Tuesday, February 12, 2008

Things I don't understand #11...

...Why I still have freckles.
Yes, for anyone who hasn't had the honor of meeting me face to face, I have freckles. On my face. On my arms and on my legs and on my hands and on my fingers and on my ears. Very few body parts have been spared. My toes appear to be freckle free at the moment. I've always had freckles. As a small child I think it may be safe to say they were my defining characteristic. For the most part, I've forgot about them. I've heard you can get rid of them, but that's not really what I'm angling for here. Basically, I was reminded recently of a conversation I had with my dad when I was probably 3 or 4 years old.

Since, as I alluded to above, my freckles were quite predominant as a child, the other kids my age decided to pick from the low hanging tree and hurl the crippling insult of "freckle face" at me. At the time, I'm sure this was one the worst things I could ever be called (life allowed me to discover much differently, but that's another post). And it seemed I could never get away from it, because, after all, you didn't need any special knowledge of me to use it. You just had to have the sense of sight. Well, my 4-year-old frustration had reached it's boiling point one day when I cornered my dad and asked him if my freckles were ever going to go away. I remember him looking at me with concern and a slight smile (I should have picked up on that, no matter what age) and assured me that, "Yes, some day your freckles will go away." A breathed a deep sigh of relief and said, "Good," I then resumed playing with my Stretch Armstrong Spiderman.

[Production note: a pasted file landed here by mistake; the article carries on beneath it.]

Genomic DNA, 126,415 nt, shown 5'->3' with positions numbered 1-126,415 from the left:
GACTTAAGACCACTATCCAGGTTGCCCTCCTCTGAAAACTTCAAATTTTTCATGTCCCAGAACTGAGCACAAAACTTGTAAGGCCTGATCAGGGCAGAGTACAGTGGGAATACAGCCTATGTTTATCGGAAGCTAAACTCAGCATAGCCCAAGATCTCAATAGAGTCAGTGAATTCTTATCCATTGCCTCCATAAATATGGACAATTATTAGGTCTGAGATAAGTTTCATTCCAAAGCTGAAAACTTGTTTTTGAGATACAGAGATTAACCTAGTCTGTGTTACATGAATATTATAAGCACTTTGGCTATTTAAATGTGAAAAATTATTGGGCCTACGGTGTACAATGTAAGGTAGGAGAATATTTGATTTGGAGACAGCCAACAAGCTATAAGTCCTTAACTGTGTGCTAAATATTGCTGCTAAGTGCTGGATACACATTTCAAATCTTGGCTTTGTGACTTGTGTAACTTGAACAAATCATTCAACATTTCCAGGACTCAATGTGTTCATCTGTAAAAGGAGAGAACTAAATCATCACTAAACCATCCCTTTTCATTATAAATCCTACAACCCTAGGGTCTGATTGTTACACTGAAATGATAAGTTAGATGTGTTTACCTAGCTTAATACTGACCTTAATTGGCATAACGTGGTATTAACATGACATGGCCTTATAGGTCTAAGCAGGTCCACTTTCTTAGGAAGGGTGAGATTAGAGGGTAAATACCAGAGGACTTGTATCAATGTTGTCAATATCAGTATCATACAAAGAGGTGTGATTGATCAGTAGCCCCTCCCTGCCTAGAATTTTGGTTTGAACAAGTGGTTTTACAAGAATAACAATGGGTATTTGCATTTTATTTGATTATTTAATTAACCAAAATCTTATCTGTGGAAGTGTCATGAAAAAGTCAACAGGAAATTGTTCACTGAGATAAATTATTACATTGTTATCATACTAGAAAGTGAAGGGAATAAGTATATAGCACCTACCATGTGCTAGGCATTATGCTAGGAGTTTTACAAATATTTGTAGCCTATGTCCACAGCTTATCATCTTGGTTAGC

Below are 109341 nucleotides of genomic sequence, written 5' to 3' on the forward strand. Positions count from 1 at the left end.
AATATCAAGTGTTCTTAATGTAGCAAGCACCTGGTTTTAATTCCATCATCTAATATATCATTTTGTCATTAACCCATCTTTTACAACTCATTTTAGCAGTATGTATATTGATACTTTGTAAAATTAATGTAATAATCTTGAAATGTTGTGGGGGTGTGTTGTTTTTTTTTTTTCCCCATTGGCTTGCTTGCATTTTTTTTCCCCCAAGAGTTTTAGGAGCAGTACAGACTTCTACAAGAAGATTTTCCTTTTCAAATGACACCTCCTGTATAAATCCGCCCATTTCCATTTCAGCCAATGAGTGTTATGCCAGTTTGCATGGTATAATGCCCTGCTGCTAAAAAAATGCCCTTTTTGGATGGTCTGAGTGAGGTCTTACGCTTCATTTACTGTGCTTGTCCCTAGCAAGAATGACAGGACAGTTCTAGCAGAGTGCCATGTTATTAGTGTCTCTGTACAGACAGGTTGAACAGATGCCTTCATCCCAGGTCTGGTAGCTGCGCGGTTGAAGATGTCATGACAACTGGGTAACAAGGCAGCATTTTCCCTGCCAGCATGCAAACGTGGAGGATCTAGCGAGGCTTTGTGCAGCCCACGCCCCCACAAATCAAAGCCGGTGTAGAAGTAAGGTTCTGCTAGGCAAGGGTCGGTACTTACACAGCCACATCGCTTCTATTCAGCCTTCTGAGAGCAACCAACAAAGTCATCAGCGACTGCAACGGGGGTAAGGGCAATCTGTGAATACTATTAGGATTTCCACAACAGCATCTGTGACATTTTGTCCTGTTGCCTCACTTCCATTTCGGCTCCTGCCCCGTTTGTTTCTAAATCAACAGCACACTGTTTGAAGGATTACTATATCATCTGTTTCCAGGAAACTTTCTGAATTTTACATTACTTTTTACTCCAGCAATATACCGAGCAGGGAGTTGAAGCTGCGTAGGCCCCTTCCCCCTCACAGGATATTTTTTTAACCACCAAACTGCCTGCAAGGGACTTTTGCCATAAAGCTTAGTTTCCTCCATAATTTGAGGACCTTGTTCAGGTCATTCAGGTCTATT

I was probably about age 14 when that bulb of enlightenment went off, and I realized I might have to steel myself to the likelihood I would have to deal with this "malady" long term. Please trust me when I say that I have no anger or ill-will towards my father for this particular exchange. Besides, I guessing there are quite a few kids who lose their freckles. He was just playing the percentages and trying to get his only son to quit freaking out over the possibility of a lifetime of freckles. In that sense, it worked. I had bigger things to worry about, like if the General Lee was actually going to clear that ravine so the Duke boys would be able to save Daisy (They did). Also, I've heard there are a lot of fathers out there that recognize that there are conversations that just aren't worth having with a pre-kindergarten lad. And I'm o.k. with that. Just lay off the "freckle face".

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